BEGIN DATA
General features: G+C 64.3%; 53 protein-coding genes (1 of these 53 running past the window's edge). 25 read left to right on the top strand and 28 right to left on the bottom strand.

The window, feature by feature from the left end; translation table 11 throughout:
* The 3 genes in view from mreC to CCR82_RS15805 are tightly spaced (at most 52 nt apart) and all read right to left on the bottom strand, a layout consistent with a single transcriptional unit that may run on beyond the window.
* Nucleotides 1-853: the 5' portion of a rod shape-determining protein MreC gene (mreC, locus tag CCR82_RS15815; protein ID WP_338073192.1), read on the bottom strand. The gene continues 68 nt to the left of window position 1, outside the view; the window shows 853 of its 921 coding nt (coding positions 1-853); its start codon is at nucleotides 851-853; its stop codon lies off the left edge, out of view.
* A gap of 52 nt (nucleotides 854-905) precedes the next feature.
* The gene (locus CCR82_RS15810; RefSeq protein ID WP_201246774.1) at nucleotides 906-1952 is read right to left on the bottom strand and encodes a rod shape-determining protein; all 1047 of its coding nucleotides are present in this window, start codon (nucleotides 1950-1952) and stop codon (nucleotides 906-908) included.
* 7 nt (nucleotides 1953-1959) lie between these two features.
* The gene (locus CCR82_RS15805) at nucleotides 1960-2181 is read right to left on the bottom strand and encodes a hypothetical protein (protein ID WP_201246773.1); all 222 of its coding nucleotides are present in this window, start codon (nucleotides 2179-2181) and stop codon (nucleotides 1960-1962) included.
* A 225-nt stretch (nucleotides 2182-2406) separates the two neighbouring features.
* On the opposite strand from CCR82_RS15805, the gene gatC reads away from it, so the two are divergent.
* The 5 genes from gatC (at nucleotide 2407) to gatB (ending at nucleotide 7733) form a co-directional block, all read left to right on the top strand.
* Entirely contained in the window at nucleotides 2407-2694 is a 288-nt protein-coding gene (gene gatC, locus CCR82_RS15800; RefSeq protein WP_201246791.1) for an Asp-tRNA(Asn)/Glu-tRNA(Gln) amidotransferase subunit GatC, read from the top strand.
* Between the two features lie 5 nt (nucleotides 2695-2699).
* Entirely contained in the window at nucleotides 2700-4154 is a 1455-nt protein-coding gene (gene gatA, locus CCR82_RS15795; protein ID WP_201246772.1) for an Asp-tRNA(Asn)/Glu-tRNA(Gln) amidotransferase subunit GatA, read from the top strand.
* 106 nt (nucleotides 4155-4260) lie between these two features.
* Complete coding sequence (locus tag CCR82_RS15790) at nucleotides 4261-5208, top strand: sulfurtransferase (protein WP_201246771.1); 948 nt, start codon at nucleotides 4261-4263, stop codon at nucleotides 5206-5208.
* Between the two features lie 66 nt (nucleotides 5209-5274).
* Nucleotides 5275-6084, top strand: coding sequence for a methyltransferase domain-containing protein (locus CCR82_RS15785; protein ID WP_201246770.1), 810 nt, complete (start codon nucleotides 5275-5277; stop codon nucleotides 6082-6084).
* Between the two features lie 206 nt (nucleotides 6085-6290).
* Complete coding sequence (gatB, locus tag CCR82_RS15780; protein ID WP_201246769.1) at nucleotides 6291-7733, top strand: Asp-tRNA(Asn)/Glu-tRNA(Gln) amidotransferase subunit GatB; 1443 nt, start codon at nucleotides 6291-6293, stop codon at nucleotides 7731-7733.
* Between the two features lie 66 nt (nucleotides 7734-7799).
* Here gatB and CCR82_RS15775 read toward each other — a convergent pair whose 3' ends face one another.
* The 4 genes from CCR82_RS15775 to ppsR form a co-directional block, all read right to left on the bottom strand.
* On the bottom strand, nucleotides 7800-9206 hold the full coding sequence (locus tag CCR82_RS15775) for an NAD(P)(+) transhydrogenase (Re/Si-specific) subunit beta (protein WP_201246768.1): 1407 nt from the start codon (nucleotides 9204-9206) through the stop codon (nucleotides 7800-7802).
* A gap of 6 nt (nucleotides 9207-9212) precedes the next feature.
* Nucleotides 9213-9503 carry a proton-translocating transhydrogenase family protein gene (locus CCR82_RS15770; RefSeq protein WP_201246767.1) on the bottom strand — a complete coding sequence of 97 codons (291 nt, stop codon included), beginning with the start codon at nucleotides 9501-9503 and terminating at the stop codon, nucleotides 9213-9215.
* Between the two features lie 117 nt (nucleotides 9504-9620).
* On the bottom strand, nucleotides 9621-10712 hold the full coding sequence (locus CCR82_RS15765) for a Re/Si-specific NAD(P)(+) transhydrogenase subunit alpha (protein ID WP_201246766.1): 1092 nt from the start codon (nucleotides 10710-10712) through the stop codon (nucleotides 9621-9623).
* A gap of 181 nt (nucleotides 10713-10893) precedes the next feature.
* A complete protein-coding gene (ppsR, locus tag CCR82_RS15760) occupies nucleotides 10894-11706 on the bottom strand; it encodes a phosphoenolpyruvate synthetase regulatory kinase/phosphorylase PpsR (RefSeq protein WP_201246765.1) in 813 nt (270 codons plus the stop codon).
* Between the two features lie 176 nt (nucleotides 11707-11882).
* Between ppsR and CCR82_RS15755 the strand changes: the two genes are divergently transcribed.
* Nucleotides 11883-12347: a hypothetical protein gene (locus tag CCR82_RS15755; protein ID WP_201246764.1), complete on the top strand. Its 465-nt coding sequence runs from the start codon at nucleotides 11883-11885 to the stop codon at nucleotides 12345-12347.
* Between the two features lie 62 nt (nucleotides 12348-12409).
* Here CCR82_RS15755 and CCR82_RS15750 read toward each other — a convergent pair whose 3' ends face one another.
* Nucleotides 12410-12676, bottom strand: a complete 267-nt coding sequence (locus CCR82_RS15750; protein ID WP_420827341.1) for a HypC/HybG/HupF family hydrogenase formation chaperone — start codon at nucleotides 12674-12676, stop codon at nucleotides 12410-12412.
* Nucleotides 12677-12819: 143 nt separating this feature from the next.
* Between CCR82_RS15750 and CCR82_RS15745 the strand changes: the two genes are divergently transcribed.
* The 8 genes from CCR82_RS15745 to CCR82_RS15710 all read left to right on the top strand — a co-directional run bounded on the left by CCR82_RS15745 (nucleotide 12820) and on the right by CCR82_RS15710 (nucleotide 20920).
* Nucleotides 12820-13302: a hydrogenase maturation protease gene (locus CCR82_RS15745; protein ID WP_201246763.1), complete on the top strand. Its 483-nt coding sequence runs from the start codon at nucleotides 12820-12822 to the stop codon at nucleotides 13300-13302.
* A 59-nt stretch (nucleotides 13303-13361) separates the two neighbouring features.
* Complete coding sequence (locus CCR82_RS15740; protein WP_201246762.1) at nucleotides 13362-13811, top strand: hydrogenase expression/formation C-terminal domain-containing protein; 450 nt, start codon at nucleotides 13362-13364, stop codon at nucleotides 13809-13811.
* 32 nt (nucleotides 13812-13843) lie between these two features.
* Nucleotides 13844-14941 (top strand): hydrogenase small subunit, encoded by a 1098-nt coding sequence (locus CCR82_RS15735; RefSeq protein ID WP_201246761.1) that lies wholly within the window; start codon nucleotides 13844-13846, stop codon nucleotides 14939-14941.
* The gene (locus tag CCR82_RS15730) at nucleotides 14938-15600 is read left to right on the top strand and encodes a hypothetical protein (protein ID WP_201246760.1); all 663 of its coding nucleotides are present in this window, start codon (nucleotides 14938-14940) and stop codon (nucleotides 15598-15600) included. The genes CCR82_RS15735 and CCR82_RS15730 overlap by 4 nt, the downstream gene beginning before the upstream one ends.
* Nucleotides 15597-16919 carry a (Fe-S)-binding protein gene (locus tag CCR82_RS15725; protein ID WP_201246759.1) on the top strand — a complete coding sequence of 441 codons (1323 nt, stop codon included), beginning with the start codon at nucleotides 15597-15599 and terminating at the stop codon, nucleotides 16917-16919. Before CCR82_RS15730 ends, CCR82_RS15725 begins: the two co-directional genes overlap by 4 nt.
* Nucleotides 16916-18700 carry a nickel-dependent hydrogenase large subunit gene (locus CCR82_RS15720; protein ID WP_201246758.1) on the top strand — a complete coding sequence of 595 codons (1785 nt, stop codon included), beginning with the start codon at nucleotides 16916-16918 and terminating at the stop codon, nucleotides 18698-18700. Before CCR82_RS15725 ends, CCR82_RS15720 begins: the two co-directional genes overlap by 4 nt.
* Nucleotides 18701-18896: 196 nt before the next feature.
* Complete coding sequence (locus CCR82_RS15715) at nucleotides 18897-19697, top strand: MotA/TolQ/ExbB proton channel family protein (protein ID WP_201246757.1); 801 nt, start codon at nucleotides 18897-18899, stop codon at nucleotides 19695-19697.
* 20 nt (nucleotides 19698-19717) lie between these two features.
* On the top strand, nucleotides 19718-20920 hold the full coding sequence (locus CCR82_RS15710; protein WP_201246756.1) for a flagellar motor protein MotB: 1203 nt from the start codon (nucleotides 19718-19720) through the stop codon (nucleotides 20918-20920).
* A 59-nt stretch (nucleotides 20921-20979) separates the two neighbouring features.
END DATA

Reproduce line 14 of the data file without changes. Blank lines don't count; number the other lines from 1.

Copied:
* Entirely contained in the window at nucleotides 2700-4154 is a 1455-nt protein-coding gene (gene gatA, locus CCR82_RS15795; protein ID WP_201246772.1) for an Asp-tRNA(Asn)/Glu-tRNA(Gln) amidotransferase subunit GatA, read from the top strand.